Most of the Maktab-going children are enrolled in mainstream schools. During the past 17 years, the number of madrasa-going children has come down significantly. The misconception, and consequent misapprehension and misgivings about madrasas, however, continue to persist. Take, for example, the most populous state, Uttar Pradesh (UP). India Today reported in 2022 that the number of students attending madrasas in UP had declined from 4.23 lakh in 2016 to only 0.92 lakh in 2022. Importantly, most madrasas students appear in board examinations as well.
According to a New Indian Express story published in 2021, there were 3.71 lakh students enrolled in madrasas in 2017 in UP, of which 3.0 lakh appeared in the board examination. Critically, it mentioned that the number of such students crashed to only 1.62 lakh students in 2021, of which 1.20 lakh appeared in the board examination.
Going by the latest available national-level data, the National Commission for Protection of Child Rights (NCPCR) reports that the country has a total of 25 crore children aged 6-14 years. Of these, 8.4 crore (or 33.6%) are “out of school”.
It also reports that the number of Muslim children in the same age group at the same time was 3.8 crore out of which 1.1 crore (or 28.9) were “out of school”. NCPCR further informs that only 15 lakh students were enrolled in recognised madrasas. It, however, erroneously assumes that the remaining 95 lakh Muslim children study in unrecognised madrasas.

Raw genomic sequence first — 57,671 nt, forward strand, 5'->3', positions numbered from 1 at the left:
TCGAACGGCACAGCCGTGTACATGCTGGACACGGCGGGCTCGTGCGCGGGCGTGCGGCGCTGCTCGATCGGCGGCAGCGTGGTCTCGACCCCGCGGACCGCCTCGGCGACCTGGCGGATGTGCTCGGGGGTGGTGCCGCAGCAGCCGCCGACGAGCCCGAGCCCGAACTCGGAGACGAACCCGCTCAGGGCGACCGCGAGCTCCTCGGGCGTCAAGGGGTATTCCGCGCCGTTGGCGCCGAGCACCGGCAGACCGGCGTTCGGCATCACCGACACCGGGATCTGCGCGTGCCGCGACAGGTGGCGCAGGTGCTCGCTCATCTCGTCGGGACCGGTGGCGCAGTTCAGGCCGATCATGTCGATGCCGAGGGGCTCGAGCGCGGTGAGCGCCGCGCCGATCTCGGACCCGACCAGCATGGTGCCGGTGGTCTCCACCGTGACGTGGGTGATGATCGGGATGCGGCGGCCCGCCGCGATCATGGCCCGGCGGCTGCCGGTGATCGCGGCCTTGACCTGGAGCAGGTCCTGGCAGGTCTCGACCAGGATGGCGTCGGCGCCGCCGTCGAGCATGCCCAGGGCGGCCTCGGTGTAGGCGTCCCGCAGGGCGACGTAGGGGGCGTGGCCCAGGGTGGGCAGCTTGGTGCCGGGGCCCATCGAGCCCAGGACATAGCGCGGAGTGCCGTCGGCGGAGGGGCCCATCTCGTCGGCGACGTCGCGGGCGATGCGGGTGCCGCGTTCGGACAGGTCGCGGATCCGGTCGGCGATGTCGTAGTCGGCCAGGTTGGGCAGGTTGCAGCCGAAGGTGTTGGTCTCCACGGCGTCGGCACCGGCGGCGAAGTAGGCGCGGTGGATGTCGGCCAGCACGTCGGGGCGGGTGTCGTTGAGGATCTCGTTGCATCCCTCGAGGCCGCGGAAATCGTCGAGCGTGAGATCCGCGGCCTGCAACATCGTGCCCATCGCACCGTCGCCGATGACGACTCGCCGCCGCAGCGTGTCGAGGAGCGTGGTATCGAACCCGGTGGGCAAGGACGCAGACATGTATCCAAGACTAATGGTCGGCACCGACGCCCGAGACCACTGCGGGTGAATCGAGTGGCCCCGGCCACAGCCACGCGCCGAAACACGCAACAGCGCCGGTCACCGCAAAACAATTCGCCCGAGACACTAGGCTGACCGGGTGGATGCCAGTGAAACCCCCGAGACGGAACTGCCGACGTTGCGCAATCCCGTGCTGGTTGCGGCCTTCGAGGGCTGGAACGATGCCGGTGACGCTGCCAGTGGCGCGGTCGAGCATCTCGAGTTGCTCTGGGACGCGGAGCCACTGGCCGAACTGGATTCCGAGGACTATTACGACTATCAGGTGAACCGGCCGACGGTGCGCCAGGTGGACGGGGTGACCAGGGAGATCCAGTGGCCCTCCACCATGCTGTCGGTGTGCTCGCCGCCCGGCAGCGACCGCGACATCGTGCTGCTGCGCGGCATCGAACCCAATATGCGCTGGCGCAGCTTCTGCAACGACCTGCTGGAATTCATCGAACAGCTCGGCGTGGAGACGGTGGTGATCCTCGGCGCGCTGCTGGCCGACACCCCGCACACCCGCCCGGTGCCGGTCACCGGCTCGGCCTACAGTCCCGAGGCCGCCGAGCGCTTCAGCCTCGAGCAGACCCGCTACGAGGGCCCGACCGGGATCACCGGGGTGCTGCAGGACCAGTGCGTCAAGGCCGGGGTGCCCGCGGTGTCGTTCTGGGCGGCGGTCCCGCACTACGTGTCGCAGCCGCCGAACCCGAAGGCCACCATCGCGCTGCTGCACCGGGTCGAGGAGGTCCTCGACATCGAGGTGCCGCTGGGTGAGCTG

The bottleneck in the feeder channel appears quite plausible. The UDISE+ data for 2019-20 reveals that Muslims constituted 9.89% of the total enrolment in the higher secondary level. Given that the total enrolment at the higher secondary level was 2.59 crore, the number of Muslim enrolment at that level of education works out to be 25.62 lakh.
In the absence of precise information about Muslims on the dropouts, transition, success, and progression rates from class 11 to 12 and beyond, one can proceed further on the basis of certain assumptions derived from the anecdotal evidence and some generalisations. It is generally known that the dropout rates amongst Muslims are higher than the national average. Thus their transition rates to higher classes are lower. So is the case with their success and progression rates which are significantly lower than the national average.
Taking these into account, it may be assumed that no more than 40% (or 10.25 lakh) of the Muslims in senior secondary schools would be in class 12. Assuming that no more than 80% (about 10% lower than the national average) of them would be appearing in the board examination and that their success rate would be no more than 65% (12% lower than the national average), nearly 5.33 lakh Muslims must have completed the senior secondary examination in 2019-20.
Assuming that only 60% (13% lower than the national average) of them would be seeking admission to higher education programmes, the number of such candidates would be around 3.2 lakh. This would indeed be regarded as very low in comparison to the size of the Muslim population in the country and would indeed be a major barrier to accessing higher education.


Furqan Qamar, former Adviser for Education in the Planning Commission, is a Professor of Management at Jamia Millia Islamia, New Delhi. Views expressed are personal.